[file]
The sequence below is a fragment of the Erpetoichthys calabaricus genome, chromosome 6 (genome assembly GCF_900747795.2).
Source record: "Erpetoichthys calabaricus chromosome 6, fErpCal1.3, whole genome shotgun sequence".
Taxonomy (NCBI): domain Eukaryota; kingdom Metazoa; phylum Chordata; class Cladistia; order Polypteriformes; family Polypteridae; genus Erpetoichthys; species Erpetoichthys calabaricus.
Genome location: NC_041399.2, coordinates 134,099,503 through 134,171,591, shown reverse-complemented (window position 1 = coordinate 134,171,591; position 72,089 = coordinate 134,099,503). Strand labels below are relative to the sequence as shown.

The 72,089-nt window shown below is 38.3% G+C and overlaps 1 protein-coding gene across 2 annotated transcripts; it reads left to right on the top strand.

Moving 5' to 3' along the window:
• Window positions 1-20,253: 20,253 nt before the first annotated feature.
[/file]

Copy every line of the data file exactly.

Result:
The sequence below is a fragment of the Erpetoichthys calabaricus genome, chromosome 6 (genome assembly GCF_900747795.2).
Source record: "Erpetoichthys calabaricus chromosome 6, fErpCal1.3, whole genome shotgun sequence".
Taxonomy (NCBI): domain Eukaryota; kingdom Metazoa; phylum Chordata; class Cladistia; order Polypteriformes; family Polypteridae; genus Erpetoichthys; species Erpetoichthys calabaricus.
Genome location: NC_041399.2, coordinates 134,099,503 through 134,171,591, shown reverse-complemented (window position 1 = coordinate 134,171,591; position 72,089 = coordinate 134,099,503). Strand labels below are relative to the sequence as shown.

The 72,089-nt window shown below is 38.3% G+C and overlaps 1 protein-coding gene across 2 annotated transcripts; it reads left to right on the top strand.

Moving 5' to 3' along the window:
• Window positions 1-20,253: 20,253 nt before the first annotated feature.